Saturday Jan 14, 2023

BBC documentary looks into rise and fall of private equity tycoon Arif Naqvi

Abraaj Group founder Arif Naqvi speaking at the World Economic Forum in an undated photograph. — AFP/file
Abraaj Group founder Arif Naqvi speaking at the World Economic Forum in an undated photograph. — AFP/file

LONDON: Former Prime Minister Imran Khan has strongly defended the Abraaj founder and private equity tycoon Arif Naqvi as his personal friend who wanted to do good for others, especially in Pakistan, in the process of making a true impact in the financial world circuit.

In doing so, he was joined by Shahid Khaqan Abbasi, his predecessor as Prime Minister who agreed with him especially when it came to the role played in the demise of Abraaj due to the issues in selling Karachi Electric to the Chinese.

The views of the two former prime ministers were aired in an hour-long BBC research documentary on the rise and fall of Arif Naqvi and his brainchild Abraaj: ‘Billion Dollar Downfall: The Dealmaker’.

During his interview, the PTI chief said: “The more money he [Naqvi] made the more successful he got and the more he contributed to good.”

Imran Khan spoke to the makers of the BBC documentary alongside former Prime Minister Shahid Khaqan Abbasi; this correspondent as the Geo News reporter for exclusively covering Arif Naqvi’s case; former CEO of Unilever Paul Polman; Simon Clark and William Louch, who published a book on Abraaj; Khalid Janahi, former Chairman of Dar al Maal Islami Trust in Geneva and a long time Davos attendee; and Andrew Farnum, manager of the Gates Foundation’s Strategic Investment Fund, amongst others.

Both Abbasi and Khan defended Naqvi’s work and lamented that it was unfortunate that he was now under house arrest in London, awaiting extradition to the United States to face a possible imprisonment of nearly 300 years over charges of money laundering, wire fraud, and financial mismanagement.

The BBC documentary also featured Arif Naqvi’s video comments for the first time in which the Pakistani national strongly denied all allegations, denying any intent of criminality and stressing his innocence. These videos appeared to be a compilation of his personal diaries or video recordings of zoom calls made with family and close friends during the COVID-19 lockdown in his home in London. In one of the videos, he is recorded saying that he was no longer the same man he had been before and that he was “a very different Arif from the Arif you folks knew. But it is still… somewhere there.”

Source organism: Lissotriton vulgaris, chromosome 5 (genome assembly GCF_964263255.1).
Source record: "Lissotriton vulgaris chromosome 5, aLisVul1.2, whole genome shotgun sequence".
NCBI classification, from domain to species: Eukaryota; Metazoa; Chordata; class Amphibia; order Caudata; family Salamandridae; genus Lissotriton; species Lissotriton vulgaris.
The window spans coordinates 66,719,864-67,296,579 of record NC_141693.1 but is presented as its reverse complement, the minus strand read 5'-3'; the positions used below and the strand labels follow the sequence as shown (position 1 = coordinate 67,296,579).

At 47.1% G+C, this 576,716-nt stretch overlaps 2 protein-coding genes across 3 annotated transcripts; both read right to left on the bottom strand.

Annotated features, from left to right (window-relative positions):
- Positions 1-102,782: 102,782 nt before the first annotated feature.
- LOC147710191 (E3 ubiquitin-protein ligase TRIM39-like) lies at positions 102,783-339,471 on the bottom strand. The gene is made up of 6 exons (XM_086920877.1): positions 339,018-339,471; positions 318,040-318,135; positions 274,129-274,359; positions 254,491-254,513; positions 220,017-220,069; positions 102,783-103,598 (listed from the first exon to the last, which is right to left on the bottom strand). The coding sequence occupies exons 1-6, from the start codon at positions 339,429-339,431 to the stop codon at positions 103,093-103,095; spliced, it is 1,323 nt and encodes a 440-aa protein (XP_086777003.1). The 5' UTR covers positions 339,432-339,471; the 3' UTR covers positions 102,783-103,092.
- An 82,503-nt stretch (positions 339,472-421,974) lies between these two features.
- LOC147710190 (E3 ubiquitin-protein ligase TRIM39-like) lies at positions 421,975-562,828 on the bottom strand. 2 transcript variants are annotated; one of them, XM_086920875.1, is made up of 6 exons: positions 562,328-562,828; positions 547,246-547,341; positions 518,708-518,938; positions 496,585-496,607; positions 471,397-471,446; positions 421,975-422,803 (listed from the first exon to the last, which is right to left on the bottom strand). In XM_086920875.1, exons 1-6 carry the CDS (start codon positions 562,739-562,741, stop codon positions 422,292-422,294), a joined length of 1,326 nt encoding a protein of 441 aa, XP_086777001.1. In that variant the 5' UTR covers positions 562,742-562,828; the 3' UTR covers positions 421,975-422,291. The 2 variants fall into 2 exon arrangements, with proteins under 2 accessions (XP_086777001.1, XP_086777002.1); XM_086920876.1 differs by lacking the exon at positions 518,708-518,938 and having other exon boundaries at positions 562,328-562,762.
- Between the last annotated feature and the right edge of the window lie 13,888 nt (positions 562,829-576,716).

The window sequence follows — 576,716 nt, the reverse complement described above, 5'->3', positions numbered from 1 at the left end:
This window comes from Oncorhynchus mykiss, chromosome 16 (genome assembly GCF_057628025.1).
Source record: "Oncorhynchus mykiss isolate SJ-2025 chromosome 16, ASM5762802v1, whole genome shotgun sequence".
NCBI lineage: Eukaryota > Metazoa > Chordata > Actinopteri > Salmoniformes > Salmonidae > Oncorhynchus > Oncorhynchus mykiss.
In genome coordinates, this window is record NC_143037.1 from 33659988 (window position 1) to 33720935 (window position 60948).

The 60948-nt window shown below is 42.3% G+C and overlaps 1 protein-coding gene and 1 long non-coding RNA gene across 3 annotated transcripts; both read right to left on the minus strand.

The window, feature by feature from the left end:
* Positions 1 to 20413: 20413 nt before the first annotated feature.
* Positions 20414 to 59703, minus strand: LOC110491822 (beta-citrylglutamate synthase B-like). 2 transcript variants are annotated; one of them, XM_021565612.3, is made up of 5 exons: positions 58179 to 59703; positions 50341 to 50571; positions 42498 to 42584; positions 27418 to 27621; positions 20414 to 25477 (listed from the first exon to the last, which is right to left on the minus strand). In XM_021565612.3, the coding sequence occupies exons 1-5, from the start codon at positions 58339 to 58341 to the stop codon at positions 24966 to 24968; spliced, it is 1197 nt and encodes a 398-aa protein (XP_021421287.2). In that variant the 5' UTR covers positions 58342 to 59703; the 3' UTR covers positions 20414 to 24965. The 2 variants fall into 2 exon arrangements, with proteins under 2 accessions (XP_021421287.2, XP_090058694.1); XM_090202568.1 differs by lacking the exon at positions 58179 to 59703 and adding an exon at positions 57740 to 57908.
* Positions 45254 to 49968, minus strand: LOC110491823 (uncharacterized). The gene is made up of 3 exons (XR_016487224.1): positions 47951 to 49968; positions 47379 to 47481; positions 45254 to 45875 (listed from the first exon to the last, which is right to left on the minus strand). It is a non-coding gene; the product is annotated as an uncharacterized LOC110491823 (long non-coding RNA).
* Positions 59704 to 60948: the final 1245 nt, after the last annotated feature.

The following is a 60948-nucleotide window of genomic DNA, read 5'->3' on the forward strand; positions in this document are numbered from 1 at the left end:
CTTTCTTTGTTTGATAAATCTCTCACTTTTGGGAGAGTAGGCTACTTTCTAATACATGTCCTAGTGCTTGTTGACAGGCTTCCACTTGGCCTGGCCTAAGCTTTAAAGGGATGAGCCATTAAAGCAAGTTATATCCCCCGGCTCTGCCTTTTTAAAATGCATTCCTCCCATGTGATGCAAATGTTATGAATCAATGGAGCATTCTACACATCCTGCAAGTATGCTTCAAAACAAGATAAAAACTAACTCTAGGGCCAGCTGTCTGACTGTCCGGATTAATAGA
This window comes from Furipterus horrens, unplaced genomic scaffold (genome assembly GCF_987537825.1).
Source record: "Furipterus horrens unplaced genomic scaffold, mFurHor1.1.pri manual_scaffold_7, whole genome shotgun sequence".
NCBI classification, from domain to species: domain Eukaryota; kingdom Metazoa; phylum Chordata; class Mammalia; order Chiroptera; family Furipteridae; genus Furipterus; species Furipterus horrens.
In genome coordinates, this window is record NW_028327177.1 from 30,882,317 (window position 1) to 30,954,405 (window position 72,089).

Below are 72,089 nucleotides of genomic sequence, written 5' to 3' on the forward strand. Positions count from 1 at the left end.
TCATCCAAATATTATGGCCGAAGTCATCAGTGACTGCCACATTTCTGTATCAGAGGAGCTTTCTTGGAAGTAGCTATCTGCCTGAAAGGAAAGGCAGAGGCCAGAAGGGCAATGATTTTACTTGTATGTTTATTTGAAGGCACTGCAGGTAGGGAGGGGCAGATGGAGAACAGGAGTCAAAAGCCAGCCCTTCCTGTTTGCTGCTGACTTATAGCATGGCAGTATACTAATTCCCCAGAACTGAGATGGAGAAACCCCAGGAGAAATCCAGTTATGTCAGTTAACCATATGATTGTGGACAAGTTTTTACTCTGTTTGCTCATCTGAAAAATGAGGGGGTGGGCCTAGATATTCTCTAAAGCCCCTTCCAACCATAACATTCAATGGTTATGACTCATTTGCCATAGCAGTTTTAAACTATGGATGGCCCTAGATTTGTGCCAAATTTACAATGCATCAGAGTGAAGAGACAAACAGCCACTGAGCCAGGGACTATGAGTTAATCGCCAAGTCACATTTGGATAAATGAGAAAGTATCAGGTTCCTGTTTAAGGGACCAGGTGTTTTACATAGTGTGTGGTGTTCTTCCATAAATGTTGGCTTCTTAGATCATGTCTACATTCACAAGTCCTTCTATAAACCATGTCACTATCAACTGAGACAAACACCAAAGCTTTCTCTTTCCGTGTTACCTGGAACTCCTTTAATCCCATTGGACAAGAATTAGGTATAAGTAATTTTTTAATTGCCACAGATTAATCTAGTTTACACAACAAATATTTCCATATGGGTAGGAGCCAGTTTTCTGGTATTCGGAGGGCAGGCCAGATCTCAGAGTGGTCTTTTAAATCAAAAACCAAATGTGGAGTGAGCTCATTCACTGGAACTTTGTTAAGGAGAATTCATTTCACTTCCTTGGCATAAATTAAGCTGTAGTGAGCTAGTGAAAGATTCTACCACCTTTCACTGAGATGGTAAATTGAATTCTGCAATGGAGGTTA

Arif Naqvi has yet to grant an interview to the media over the past four years since his arrest, and the clips did not address the matters listed in his indictment. However, others around the documentary raised enough questions to begin to provide a slightly more balanced narrative in the international media compared to the Simon Clark-led biased narrative to date.

It is clear to note from the videos alongside further reports regarding the Arif Naqvi case that his mental and physical health has seriously worsened following the collapse of the group, arrest, and subsequent house arrest.

It is of specific interest that in the gripping documentary, while former disgruntled employees at Abraaj or from the Gates Foundation spoke against Arif Naqvi and called for his punishment, two former Pakistani prime ministers, former Unilever CEO Paul Polman, and businessman Khaled Janahi defended Naqvi and described his work as “phenomenal” and praised him for making a big impact in the developing world.

His defenders asserted that Naqvi could have erred in many ways and lost the trust of those he worked with, but in the process, his contribution to society was of great significance, and given the chance, he would do well again.

Through these interviews and the fact that it was the more junior-level staff that levelled allegations, the documentary laid bare the senior-level support that Naqvi enjoyed.

Khan also claimed that Naqvi had helped raise funds for his Pakistan Tehreek-e-Insaaf (PTI) through a cricket match — a match which was also attended and participated in by the PTI leader — at his countryside home and explained that Naqvi had organised a dinner for Pakistanis in order to raise funds for PTI.

The PTI chairman said, “I met Arif Naqvi on and off in those days, and the more money he made, the more he made sure that the people in Pakistan benefited from it.

“He set up Aman Foundation and this foundation has done a lot of charitable work in Pakistan. He set up ambulance services in various parts of the country. I have known him for 25 years and certainly consider him a friend.”

Abbasi told BBC that he had met Naqvi when he was the prime minister of Pakistan after Nawaz Sharif was ousted by the Saqib Nisar-led Pakistan Supreme Court.

“Arif Naqvi asked to see me in relation to Karachi Electric. He said it was critical for Abraaj and for him. As prime minister of Pakistan, I felt this was important for Pakistan so I tried. I allowed my military secretary to allow him full access to me and my office. It was the single largest Chinese investment in Pakistan.” He added regretfully that “for the whole host of issues we couldn’t finalise that transaction.”